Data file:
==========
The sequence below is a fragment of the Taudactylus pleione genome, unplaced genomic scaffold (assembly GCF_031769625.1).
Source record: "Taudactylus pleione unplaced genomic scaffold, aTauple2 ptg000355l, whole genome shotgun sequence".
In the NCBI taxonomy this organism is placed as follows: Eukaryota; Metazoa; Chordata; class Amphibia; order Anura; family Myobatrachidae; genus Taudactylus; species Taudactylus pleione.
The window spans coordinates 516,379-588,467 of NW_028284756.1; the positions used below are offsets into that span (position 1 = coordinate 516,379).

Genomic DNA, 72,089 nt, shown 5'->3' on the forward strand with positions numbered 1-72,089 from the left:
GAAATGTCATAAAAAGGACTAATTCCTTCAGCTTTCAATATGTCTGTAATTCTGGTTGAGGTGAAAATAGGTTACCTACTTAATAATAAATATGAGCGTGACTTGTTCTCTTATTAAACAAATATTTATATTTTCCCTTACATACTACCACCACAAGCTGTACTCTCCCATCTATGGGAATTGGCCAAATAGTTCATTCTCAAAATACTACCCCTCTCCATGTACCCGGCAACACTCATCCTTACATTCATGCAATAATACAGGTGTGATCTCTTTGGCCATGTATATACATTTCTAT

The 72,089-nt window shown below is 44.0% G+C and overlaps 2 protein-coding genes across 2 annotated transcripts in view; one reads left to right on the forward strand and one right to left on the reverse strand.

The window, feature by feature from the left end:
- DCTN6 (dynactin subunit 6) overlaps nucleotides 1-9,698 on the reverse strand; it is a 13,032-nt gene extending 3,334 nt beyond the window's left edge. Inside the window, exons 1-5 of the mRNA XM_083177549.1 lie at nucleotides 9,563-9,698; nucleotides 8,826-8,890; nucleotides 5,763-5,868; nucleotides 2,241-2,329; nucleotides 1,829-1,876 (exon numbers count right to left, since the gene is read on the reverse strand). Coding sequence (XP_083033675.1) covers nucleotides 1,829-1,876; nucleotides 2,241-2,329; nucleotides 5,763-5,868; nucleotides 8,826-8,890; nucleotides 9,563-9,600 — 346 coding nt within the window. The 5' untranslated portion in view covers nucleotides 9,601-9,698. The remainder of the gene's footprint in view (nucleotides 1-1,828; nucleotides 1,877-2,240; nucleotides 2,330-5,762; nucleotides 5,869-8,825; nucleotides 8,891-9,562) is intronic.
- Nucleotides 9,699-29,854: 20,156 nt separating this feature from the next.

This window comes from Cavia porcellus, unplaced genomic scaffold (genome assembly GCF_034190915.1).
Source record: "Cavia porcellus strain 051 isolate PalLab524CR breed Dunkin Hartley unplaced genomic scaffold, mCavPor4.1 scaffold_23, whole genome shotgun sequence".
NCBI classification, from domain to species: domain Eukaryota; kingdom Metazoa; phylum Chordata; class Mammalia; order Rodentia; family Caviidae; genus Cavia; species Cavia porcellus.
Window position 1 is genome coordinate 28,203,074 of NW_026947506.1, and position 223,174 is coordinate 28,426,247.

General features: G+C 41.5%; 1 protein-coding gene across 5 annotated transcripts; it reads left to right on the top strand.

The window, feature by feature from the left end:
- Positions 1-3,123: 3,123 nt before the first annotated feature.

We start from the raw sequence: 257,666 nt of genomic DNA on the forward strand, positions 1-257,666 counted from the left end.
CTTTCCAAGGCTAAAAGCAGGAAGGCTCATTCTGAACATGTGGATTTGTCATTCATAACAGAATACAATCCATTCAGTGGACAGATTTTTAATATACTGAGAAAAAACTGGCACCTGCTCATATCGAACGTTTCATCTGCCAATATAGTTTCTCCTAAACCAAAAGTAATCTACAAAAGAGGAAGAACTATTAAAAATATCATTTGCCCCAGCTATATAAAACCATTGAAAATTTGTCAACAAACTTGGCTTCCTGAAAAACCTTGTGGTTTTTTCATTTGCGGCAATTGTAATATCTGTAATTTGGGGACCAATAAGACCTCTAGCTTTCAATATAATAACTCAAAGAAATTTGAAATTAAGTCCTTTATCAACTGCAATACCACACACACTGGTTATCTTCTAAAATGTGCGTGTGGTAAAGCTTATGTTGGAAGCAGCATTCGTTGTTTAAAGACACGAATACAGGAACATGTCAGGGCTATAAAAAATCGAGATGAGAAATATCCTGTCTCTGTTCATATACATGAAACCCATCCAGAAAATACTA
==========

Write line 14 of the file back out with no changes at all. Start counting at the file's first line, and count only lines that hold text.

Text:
Window position 1 is genome coordinate 28,203,074 of NW_026947506.1, and position 223,174 is coordinate 28,426,247.